However, that monopoly has now been broken and the industry is far more transparent with dominant players, including De Beers, Rio Tinto and BHP Billiton handling much of their own diamond cutting, polishing and marketing.

    Conquest's most recent capital raising attracted major gem cutting and marketing company Sino-Italy on to its share register, and Conquest hopes to forge a strong ongoing commercial relationship with the company, particularly in China.

    Conquest's best chance for near-term cashflow comes from the company's Mt Carlton gold-silver-copper project in northern Queensland, which it picked up from Xstrata late last year.

    Conquest quickly launched a program of reverse circulation and diamond drilling aimed at evaluating the potential for a 250,000-plus tonne per annum standalone mine producing gold, silver and copper. Conquest envisages an operation based initially on mining three shallow openpits.

    Pre-feasibility studies are currently underway and already the signs are looking positive.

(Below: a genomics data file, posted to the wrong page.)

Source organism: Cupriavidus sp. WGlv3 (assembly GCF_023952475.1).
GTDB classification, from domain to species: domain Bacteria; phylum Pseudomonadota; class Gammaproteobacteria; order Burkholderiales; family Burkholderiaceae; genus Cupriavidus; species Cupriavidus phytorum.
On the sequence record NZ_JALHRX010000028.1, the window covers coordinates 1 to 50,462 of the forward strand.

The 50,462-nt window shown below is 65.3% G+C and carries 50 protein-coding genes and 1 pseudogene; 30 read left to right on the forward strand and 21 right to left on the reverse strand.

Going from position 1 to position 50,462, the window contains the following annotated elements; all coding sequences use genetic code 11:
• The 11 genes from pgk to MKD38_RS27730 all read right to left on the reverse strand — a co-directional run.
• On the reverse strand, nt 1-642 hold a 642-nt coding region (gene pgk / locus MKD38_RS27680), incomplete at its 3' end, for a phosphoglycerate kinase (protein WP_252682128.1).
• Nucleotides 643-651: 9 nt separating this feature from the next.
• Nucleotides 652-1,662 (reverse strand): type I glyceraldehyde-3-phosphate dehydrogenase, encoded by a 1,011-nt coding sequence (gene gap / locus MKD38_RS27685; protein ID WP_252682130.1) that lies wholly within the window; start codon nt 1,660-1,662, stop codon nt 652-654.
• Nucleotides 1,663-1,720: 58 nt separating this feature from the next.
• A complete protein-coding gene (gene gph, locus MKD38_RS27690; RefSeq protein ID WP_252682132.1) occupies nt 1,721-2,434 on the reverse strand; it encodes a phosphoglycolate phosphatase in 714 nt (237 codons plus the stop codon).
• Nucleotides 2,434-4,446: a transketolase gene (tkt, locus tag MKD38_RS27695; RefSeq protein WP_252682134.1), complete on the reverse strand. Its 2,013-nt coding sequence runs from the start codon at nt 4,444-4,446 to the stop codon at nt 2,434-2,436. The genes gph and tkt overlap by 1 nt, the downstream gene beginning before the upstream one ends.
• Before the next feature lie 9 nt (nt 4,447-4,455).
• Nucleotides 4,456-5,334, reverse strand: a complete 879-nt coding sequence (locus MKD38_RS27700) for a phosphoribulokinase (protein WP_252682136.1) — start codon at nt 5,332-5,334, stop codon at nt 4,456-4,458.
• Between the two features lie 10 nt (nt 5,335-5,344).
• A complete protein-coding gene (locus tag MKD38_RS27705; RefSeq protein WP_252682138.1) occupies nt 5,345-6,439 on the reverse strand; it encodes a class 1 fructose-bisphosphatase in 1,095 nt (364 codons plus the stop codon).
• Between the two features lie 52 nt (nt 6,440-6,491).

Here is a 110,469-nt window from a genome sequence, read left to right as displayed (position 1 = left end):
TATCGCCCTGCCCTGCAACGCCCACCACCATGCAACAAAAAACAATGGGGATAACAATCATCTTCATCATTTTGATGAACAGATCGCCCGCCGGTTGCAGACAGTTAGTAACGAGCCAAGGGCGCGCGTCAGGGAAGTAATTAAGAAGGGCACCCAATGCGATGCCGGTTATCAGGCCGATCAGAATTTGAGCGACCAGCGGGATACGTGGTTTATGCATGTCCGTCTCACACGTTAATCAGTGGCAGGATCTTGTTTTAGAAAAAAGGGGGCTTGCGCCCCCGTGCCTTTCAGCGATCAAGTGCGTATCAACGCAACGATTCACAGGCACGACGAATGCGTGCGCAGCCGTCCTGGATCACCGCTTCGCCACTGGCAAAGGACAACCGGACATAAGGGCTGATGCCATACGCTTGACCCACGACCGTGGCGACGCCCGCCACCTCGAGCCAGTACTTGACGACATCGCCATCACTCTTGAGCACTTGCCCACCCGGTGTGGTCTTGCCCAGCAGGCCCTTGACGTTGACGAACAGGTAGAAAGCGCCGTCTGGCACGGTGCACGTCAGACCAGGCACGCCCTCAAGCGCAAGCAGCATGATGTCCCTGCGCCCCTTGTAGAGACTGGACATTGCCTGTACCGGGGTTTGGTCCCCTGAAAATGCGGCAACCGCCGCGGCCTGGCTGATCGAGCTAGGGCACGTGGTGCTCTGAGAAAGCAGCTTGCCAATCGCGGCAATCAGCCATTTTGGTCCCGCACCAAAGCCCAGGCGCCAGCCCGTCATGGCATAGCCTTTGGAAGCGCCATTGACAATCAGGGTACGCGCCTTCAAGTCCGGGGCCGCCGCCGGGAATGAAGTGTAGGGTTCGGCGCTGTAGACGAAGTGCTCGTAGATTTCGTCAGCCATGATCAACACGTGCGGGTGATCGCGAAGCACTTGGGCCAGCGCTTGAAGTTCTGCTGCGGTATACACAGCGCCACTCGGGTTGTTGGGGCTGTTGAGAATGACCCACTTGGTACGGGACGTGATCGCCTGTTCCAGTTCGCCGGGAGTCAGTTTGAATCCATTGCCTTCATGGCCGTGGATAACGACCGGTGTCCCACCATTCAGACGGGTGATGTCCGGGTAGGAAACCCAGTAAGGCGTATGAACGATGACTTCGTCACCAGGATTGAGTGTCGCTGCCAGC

Conquest has recently increased its inferred resource at the 100 %-owned Mt Carlton and the nearby Crush Creek joint venture (Conquest earning 80 %) to 1.65Mt containing an estimated 99,000 ounces of gold, 1.49 million ounces of silver and 4960t of copper.

    Burton readily admits Mt Carlton may not represent a company-maker, but it would certainly provide Conquest with something most other junior companies simply dream about – cashflow. And that cashflow would be pumped back into exploration.

    Conquest is currently the second biggest landholder in Queensland behind BHP Billiton, meaning there are a lot of highly prospective exploration targets out there requiring attention.

    The results of pre-feasibility studies at Mt Carlton are due in early 2005.

    Most importantly Conquest remains well funded. A recent over-subscribed placement raised $5 million and attracted some quality institutional shareholders to the company's register.

    With issued capital of 96 million shares and a current share price around 25c, Conquest has a market value of just over $24 million, clearly providing significant upside depending on the outcome of the two concurrent studies currently underway into both diamond and gold-silver-copper operations.

    The market, and many eager investors, will keenly await Conquest's results.

    * This report, first published in the November/December edition of RESOURCESTOCKS magazine, was commissioned by Conquest Mining